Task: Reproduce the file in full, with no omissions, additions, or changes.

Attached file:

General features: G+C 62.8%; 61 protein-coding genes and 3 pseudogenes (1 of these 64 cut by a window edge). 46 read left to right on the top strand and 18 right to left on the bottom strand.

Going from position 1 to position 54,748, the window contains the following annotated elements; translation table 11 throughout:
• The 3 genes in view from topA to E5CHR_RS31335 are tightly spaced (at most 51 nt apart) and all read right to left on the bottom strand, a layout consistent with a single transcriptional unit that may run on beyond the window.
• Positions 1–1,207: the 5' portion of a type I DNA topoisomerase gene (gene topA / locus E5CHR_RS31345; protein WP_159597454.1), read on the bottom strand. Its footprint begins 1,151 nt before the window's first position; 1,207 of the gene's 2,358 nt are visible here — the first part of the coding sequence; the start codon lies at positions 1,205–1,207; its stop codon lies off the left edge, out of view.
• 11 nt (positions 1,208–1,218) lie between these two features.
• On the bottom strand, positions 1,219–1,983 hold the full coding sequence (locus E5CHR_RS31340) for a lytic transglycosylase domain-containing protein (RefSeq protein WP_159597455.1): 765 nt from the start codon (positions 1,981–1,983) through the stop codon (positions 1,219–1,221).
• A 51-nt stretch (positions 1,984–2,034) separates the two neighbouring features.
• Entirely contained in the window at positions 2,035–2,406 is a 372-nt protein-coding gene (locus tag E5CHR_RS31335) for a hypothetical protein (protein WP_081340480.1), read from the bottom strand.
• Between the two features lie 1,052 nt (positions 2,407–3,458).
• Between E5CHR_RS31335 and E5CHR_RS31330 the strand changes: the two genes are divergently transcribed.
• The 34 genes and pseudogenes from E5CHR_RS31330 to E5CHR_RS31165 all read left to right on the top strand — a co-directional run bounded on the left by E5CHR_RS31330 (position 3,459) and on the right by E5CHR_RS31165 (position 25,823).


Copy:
General features: G+C 62.8%; 61 protein-coding genes and 3 pseudogenes (1 of these 64 cut by a window edge). 46 read left to right on the top strand and 18 right to left on the bottom strand.

Going from position 1 to position 54,748, the window contains the following annotated elements; translation table 11 throughout:
• The 3 genes in view from topA to E5CHR_RS31335 are tightly spaced (at most 51 nt apart) and all read right to left on the bottom strand, a layout consistent with a single transcriptional unit that may run on beyond the window.
• Positions 1–1,207: the 5' portion of a type I DNA topoisomerase gene (gene topA / locus E5CHR_RS31345; protein WP_159597454.1), read on the bottom strand. Its footprint begins 1,151 nt before the window's first position; 1,207 of the gene's 2,358 nt are visible here — the first part of the coding sequence; the start codon lies at positions 1,205–1,207; its stop codon lies off the left edge, out of view.
• 11 nt (positions 1,208–1,218) lie between these two features.
• On the bottom strand, positions 1,219–1,983 hold the full coding sequence (locus E5CHR_RS31340) for a lytic transglycosylase domain-containing protein (RefSeq protein WP_159597455.1): 765 nt from the start codon (positions 1,981–1,983) through the stop codon (positions 1,219–1,221).
• A 51-nt stretch (positions 1,984–2,034) separates the two neighbouring features.
• Entirely contained in the window at positions 2,035–2,406 is a 372-nt protein-coding gene (locus tag E5CHR_RS31335) for a hypothetical protein (protein WP_081340480.1), read from the bottom strand.
• Between the two features lie 1,052 nt (positions 2,407–3,458).
• Between E5CHR_RS31335 and E5CHR_RS31330 the strand changes: the two genes are divergently transcribed.
• The 34 genes and pseudogenes from E5CHR_RS31330 to E5CHR_RS31165 all read left to right on the top strand — a co-directional run bounded on the left by E5CHR_RS31330 (position 3,459) and on the right by E5CHR_RS31165 (position 25,823).